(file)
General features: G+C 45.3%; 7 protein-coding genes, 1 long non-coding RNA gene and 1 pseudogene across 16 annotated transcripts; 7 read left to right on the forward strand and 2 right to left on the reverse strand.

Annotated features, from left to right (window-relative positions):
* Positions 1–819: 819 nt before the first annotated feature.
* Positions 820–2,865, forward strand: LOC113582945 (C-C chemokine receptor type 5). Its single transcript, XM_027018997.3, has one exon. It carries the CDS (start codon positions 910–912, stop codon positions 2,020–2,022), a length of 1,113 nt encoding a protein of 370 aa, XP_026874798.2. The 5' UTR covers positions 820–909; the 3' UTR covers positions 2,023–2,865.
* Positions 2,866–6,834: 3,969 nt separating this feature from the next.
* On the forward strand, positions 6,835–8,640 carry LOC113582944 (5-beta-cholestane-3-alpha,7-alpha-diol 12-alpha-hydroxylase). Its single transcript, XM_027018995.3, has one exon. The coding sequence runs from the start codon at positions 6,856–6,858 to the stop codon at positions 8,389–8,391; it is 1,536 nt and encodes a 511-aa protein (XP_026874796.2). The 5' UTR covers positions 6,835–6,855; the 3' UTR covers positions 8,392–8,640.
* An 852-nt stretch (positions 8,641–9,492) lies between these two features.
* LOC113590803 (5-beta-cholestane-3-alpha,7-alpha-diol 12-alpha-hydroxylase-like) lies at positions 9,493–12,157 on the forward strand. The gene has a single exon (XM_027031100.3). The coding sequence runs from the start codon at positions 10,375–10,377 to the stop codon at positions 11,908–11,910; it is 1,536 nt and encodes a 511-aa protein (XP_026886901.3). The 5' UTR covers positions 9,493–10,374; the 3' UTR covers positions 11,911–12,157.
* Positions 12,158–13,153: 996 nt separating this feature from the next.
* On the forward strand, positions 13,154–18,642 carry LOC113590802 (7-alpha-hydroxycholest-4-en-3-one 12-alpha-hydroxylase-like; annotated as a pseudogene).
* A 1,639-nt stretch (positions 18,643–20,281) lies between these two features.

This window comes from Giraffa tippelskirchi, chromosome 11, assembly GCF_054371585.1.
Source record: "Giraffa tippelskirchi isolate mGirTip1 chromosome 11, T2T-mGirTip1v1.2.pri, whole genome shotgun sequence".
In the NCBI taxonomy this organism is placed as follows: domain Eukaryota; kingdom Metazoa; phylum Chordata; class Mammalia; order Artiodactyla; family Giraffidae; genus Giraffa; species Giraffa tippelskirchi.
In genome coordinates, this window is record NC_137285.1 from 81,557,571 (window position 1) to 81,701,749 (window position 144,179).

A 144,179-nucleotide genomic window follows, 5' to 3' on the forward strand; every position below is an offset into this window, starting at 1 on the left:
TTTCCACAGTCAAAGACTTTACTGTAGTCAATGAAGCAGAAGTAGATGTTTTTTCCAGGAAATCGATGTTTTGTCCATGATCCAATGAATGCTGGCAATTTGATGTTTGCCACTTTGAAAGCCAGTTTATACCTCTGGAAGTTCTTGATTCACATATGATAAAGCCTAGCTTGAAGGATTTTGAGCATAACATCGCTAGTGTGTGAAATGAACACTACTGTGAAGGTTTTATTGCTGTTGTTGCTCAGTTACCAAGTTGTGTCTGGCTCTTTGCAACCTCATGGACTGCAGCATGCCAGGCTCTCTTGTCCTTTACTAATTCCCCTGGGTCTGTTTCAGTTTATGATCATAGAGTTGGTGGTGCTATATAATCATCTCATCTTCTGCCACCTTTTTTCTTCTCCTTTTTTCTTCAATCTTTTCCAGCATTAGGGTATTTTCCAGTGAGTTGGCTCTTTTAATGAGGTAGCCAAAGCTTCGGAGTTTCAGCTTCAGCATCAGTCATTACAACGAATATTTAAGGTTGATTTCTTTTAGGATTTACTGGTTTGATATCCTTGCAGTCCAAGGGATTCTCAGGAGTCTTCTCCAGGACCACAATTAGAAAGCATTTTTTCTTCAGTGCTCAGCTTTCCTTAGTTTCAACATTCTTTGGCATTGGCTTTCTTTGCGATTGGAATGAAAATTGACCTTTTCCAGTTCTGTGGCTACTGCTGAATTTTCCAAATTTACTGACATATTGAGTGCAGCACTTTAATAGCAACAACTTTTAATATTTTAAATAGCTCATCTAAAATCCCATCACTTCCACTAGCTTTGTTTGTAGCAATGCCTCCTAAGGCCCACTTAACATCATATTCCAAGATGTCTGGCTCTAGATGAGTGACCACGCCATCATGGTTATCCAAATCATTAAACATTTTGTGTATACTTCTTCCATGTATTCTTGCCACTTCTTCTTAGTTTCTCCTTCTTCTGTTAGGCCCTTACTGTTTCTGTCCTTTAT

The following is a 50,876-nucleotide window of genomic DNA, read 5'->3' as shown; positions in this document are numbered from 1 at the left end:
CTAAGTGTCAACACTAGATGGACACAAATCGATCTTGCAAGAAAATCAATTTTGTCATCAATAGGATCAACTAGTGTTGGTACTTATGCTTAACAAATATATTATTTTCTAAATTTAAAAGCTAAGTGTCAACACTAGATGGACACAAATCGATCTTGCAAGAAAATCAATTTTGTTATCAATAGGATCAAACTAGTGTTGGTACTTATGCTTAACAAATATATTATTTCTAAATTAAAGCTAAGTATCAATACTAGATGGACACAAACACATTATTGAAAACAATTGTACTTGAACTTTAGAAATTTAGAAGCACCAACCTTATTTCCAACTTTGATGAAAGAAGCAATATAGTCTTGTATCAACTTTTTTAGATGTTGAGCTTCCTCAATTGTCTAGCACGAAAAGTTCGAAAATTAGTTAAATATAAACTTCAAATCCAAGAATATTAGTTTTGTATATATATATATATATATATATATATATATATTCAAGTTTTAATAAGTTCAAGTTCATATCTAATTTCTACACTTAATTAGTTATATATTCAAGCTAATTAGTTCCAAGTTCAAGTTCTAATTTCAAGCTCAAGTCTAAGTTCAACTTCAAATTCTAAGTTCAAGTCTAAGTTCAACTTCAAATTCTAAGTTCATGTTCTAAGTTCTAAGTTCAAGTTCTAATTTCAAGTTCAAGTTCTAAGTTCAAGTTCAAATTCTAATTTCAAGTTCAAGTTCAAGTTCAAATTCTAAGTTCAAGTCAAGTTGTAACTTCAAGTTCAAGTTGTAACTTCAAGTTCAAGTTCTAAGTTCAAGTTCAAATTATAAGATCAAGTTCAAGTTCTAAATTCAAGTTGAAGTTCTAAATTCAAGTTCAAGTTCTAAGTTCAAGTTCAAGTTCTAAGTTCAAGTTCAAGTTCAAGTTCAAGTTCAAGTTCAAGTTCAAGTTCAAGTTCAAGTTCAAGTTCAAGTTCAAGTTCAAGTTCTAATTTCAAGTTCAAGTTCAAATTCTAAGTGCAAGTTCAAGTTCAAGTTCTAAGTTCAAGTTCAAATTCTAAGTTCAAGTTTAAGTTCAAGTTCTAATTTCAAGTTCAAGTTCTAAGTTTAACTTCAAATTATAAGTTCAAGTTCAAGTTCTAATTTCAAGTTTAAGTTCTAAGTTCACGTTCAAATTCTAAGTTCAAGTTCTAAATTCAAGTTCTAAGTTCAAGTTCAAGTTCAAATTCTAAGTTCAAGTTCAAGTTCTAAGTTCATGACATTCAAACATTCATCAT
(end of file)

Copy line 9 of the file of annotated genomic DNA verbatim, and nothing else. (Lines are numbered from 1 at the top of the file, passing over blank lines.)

* Positions 12,158–13,153: 996 nt separating this feature from the next.